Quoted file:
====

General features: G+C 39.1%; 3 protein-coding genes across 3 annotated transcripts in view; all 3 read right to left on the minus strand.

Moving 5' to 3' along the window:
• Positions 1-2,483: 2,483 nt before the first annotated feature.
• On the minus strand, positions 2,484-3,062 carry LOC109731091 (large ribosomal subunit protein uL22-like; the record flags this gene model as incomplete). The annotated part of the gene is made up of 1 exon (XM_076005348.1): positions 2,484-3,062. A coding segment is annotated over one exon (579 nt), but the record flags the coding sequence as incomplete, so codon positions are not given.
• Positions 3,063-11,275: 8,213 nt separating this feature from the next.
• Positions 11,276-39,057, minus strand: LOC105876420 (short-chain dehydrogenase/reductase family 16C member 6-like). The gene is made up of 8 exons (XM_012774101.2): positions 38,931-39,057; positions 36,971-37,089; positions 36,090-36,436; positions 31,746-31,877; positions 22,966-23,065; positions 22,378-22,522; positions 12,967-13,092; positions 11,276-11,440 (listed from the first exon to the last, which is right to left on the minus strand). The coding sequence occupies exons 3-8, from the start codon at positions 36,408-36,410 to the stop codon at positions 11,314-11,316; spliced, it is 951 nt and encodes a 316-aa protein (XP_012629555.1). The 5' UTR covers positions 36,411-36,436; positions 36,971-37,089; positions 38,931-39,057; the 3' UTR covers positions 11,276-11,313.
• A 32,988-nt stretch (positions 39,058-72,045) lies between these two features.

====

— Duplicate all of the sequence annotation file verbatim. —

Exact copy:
General features: G+C 39.1%; 3 protein-coding genes across 3 annotated transcripts in view; all 3 read right to left on the minus strand.

Moving 5' to 3' along the window:
• Positions 1-2,483: 2,483 nt before the first annotated feature.
• On the minus strand, positions 2,484-3,062 carry LOC109731091 (large ribosomal subunit protein uL22-like; the record flags this gene model as incomplete). The annotated part of the gene is made up of 1 exon (XM_076005348.1): positions 2,484-3,062. A coding segment is annotated over one exon (579 nt), but the record flags the coding sequence as incomplete, so codon positions are not given.
• Positions 3,063-11,275: 8,213 nt separating this feature from the next.
• Positions 11,276-39,057, minus strand: LOC105876420 (short-chain dehydrogenase/reductase family 16C member 6-like). The gene is made up of 8 exons (XM_012774101.2): positions 38,931-39,057; positions 36,971-37,089; positions 36,090-36,436; positions 31,746-31,877; positions 22,966-23,065; positions 22,378-22,522; positions 12,967-13,092; positions 11,276-11,440 (listed from the first exon to the last, which is right to left on the minus strand). The coding sequence occupies exons 3-8, from the start codon at positions 36,408-36,410 to the stop codon at positions 11,314-11,316; spliced, it is 951 nt and encodes a 316-aa protein (XP_012629555.1). The 5' UTR covers positions 36,411-36,436; positions 36,971-37,089; positions 38,931-39,057; the 3' UTR covers positions 11,276-11,313.
• A 32,988-nt stretch (positions 39,058-72,045) lies between these two features.